4. Repeat to install the exhaust fan to the bottom bucket, making sure that the grill points outside the bucket.

5. Use the tube of silicone to seal any gaps between the bucket and fan housing.


1. Assemble the bucket.

2. Plug the fans directly into the power strip.

3. Plug the LED light into the timer. Plug the timer into the power strip.

4. Plug in the power outlet and make sure everything is operating as expected.


1. Add a pot with a small seedling.

2. Set the timer.

3. Feed and water as needed until harvest. On average, you can harvest about an ounce (28g) per grow from this type of setup.


The steps above explain how you can make a simple space bucket. It’ll only take you a few hours, you don’t need a lot of fancy equipment or materials, and it works.

But this isn’t the only way to do it. That’s the beauty of space buckets. You take the idea, then customise it to make it your own. There are virtually no limits.

Here are some things that other space bucket masters have done:

• Use storage bins for enough width to grow multiple plants.
• Stack more buckets or use trash cans for more height.
• Use a drip system to convert it to hydro.
• Add a stronger exhaust system to the top with a carbon filter.
• Add supplementary lighting below the canopy with CFLs or LED strips.


Growing cannabis plants in a space bucket isn’t too different from a traditional grow, but there are some things to consider.

It’s better to go from veg to bloom a little too early than waiting too long. That’s because you need to keep your plants on the smaller side if you want them to survive until they’re fully mature. Cannabis can stretch by up to 200% once the light schedule is switched to 12/12 to force bloom. You should also choose indica strains over sativas and use a variety of training techniques to keep your plant’s size in check.

Instead of planting directly into the bottom of the space bucket, use a separate pot so you can easily lift it out if you need to for any reason. It’ll also keep your space bucket cleaner so you can start a new grow immediately after you finish a harvest.

Don’t be disappointed if your yield is smaller than expected. Most first-timers get somewhere between ½ and ¾ of an ounce. Regular space bucket growers generally get about an ounce per grow, but the all-time record is a little more than 3oz (85g).

Remember that increasing the size of your space bucket will almost always mean adding more lights. Don’t go too tall. If you do, you can obviously grow a taller plant, but the light won’t reach far enough into the canopy to increase the yield. Instead, you could end up with a lot of fluffy popco rn buds instead of big, heavy nuggets.


Space buckets are an interesting DIY project that challenges growers and allows them to push the boundaries of what’s possible on a smaller scale. They can produce a small amount of dank buds using minimal resources, but final yield is not what growing in space buckets is all about. It’s more about learning how to completely control every aspect of a micro-environment to learn what maximises potency, flavour, resin content, or any other desirable trait. Whether you use that knowledge to improve your next space bucket project or carry it over to a full-sized grow is up to you.

A space bucket is a fun but challenging way to grow weed in the smallest space imaginable, and at a very low cost. Find out how to do it.

5 gallon bucket

  • Oct 23, 2014
  • #1
  • LochGee
    New Member
    • Oct 23, 2014
  • #2
  • Antics
    420 Member
    • Oct 23, 2014
    • Thread starter
    • #3
    New Member
    • Oct 23, 2014
  • #4
  • Antics
    420 Member

    You’ll need to drill some drainage holes in the bottom, and let the bucket sit on some sort of slightly uneven surface to prevent airlock/hydrolock between the bottom of the bucket and the surface its sitting on, specifically if it’s a non-porous surface, this would slow down excess water draining out. But it can be done no problem.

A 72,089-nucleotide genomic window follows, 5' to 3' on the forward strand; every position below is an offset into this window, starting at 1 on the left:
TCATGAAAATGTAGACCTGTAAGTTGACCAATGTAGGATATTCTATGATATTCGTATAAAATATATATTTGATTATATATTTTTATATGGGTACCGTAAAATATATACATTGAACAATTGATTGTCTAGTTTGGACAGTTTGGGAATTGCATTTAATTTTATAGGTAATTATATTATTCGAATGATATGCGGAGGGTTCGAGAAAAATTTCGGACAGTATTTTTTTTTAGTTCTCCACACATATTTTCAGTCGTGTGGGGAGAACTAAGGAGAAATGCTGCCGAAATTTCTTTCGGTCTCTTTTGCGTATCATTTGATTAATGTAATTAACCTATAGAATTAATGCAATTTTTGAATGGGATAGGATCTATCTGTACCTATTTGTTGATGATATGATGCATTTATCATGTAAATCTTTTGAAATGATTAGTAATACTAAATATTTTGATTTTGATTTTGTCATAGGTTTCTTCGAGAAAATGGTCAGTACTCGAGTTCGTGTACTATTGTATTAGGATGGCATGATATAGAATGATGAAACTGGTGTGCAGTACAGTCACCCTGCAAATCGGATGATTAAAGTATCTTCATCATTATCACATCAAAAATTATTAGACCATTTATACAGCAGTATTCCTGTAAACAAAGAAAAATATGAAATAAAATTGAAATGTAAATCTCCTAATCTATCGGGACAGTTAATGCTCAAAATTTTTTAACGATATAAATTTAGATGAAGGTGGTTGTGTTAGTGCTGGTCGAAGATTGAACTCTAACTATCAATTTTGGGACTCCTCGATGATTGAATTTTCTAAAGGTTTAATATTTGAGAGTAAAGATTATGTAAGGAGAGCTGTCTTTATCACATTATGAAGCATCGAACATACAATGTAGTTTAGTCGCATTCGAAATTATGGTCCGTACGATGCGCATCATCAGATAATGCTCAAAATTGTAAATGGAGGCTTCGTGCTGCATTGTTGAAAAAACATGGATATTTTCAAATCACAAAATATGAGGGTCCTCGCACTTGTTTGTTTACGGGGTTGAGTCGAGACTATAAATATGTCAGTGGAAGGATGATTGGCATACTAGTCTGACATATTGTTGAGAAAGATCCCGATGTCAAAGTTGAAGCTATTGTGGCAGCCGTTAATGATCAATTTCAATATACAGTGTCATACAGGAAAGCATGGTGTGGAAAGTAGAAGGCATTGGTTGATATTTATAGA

Something like those hard plastic shoe/boot mats is a good example of something to set your pots on. They usually have a raised pattern on the bottom that would prevent the bucket kind of sealing to the mat and prevent drainage.

    • Oct 23, 2014
  • #5
  • Ravyn
    New Member
    • Oct 23, 2014
  • #6
  • jummejum
    Well-Known Member
    • Oct 23, 2014
  • #7
  • Ravyn
    New Member

    I’ve often heard that same thing about the taller shape for the container being better. Bigger is better for soil. In Coco Hempies, my 10 liter buckets outperformed my 20 liter buckets on my last grow. I tried two of the larger buckets and three smaller ones. The smaller pots used up the daily watering to runoff better than the big buckets. Big buckets for the win if you have to be away for a few days though.

    • Nov 9, 2014
  • #8
  • Dutty Panty
    New Member
    • Nov 10, 2014
  • #9
  • NerdRage
    New Member
    • Nov 10, 2014
  • #10
  • Dutty Panty
    New Member
    • Nov 10, 2014
  • #11
  • NerdRage
    New Member
    • Nov 12, 2014
  • #12
  • Antics
    420 Member

    There’s less root growth in FLower from what I’ve read, I wouldn’t waste the time, or risk destroying the roots transplanting a soil plug that big.

    Just leave it in the 3 gallon pot IMO.

    NerdRage: 5 gallon pots are more than enough for most growers. There’s a guy on here growing hydro, 5 gal buckets, getting about 1lb per plant.

    5 gallons work fine.

    • Nov 12, 2014
  • #13
  • Dutty Panty
    New Member
    • Nov 12, 2014
  • #14
  • Dutty Panty
    New Member
    • Nov 12, 2014
  • #15
  • Antics
    420 Member

    I’m pretty sure your difference in results is based purely on difference of environment. I don’t think the pot itself has a lot to do with it.

    When you’re watering a 5gal vs. 7 gal, you have more nutes going into the 7gal.
    For a true comparison, you’d need to grow with 2 clones, same mother, rooted the same, transplanted at the same intervals with no root damage. And both plants need to be fed the same ppm, and same total ounces of water/nutes at each feeding.

    Unless you were nearly rootbound in a 5 gallon, I think there are other explanations for the differences you saw.

    Is a 5 gallon bucket big enough to grow plants in with soil??? Im thinking about using them to flower my plants in.